Investing to Make Life More Affordable
April 7, 2022
Making life more affordable is one of the government’s primary goals in Budget 2022. In the long run, this will require addressing long-standing, structural challenges to deliver meaningful improvements in living standards for more Canadians.
In the near term, Canadians can be confident that they have access to support when they need it most. Since 2015, the government has delivered real improvements to make Canadians’ lives more affordable, including:
- Making an historic investment of $30 billion over five years to build a Canada-wide early learning and child care system in collaboration with provinces, territories, and Indigenous partners. By the end of 2022, child care fees will have been reduced by an average of 50 per cent, and by 2025-26, the average child care fee for all regulated child care spaces across Canada will be $10 a day;
- Introducing the Canada Child Benefit, which will provide up to $6,833 per child to Canadian families this year, and has helped 435,000 children out of poverty since 2015;
- Expanding the Canada Workers Benefit to support an estimated one million additional Canadians, which could mean $1,000 more per year for a full-time, minimum-wage worker;
- Increasing the federal minimum wage to $15.55 per hour;
- Implementing a 10 per cent increase to the maximum Guaranteed Income Supplement (GIS) benefit for single seniors, and reversing the announced increase to the eligibility for Old Age Security (OAS) and GIS back to age 65 from 67;
- Providing 10 days of paid sick leave for all federally regulated private sector employees;
- Increasing Climate Action Incentive payments, which puts more money in the pockets of eight out of every 10 people in the provinces where the federal system applies, and means a family of four will receive, for 2022-2023, $745 in Ontario, $832 in Manitoba, $1,101 in Saskatchewan and $1,079 in Alberta; and,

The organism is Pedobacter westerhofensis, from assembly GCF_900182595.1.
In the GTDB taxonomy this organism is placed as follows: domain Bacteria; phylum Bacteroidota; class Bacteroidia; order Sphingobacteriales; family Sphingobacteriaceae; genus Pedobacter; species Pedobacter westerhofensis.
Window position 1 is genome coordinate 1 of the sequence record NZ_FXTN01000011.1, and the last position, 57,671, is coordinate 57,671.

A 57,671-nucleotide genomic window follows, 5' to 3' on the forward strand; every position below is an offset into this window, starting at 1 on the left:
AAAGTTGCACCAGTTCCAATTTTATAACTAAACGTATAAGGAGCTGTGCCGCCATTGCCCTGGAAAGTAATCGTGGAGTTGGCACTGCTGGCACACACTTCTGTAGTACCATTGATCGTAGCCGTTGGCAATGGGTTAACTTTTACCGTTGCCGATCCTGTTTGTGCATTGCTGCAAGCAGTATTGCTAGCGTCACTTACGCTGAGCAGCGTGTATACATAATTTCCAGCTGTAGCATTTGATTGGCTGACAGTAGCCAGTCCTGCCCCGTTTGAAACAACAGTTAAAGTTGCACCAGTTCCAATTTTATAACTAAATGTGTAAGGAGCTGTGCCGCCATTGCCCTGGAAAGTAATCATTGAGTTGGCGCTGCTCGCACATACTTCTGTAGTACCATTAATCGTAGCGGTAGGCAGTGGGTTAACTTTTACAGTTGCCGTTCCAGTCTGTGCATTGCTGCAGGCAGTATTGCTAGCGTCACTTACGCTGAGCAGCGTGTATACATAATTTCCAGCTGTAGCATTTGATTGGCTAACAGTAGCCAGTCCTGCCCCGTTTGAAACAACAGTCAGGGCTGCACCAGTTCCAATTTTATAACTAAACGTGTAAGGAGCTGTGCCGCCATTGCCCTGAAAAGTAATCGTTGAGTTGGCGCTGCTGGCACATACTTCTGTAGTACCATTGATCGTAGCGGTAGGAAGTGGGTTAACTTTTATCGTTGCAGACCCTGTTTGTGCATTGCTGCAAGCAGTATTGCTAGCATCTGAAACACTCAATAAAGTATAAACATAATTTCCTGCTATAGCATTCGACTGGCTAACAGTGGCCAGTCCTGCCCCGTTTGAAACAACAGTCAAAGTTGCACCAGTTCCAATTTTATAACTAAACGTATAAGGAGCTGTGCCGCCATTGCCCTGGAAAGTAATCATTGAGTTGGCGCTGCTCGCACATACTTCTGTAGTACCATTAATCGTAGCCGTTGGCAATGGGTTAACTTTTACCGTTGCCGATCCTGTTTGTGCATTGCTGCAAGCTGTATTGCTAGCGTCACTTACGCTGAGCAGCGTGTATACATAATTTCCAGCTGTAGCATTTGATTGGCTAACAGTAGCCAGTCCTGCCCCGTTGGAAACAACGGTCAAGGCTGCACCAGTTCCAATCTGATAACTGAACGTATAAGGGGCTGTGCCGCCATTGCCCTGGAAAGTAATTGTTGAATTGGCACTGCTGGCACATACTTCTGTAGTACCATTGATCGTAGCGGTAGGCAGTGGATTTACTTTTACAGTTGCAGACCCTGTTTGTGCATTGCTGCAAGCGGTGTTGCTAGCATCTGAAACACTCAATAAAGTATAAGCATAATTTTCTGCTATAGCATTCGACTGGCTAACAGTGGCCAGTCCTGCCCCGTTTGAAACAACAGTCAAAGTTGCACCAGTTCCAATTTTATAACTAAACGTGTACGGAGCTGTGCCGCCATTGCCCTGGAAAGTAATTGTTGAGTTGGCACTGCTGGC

- Making post-secondary education more affordable by waiving interest on Canada Student Loans until March 2023, and enhancing repayment assistance to ensure that no person making $40,000 or less will need to make payments on their federal student loans going forward.
Budget 2022 also includes a range of measures that will help to bring down the cost of living, including:
- $5.3 billion over five years to provide dental care for Canadians with family incomes of less than $90,000 annually, starting with under 12 years-olds in 2022, expanding to under 18 years-olds, seniors and persons living with a disability in 2023, with full implementation by 2025;
- Doubling support provided through the First Time Home Buyers’ Tax Credit from $750 to $1,500;
- Introducing a Multigenerational Home Renovation Tax Credit, which provides up to $7,500 in support for constructing a secondary suite; and,
- $475 million in 2022-23 to provide a one-time, $500 payment to those facing housing affordability challenges.
Budget 2022 also includes a comprehensive plan to make housing more affordable, focused on putting Canada on the path to double our housing construction over the next decade, while introducing measures to help Canadians buy their first home, protect renters and buyers, ban foreign buyers and curb the speculation that can make it difficult for Canadians to buy homes of their own.
For more details about the government’s plan, please see the Making Housing More Affordable backgrounder.
Key government benefits are also adjusted for inflation over time, including, among others, OAS, GIS, the Canada Child Benefit, and the GST Credit.
Budget 2022 also redoubles the government’s focus on expanding Canada’s economic capacity with investments to create jobs and boost growth through innovation and skills development; to facilitate the transition to a low-carbon economy by encouraging private sector investments and targeting major sources of emissions; drive innovation and business growth; and make our cities more competitive by expanding the supply of housing. These investments will provide the foundation for boosting Canada’s long-term growth and creating good paying jobs— the best way to make life affordable for years to come.
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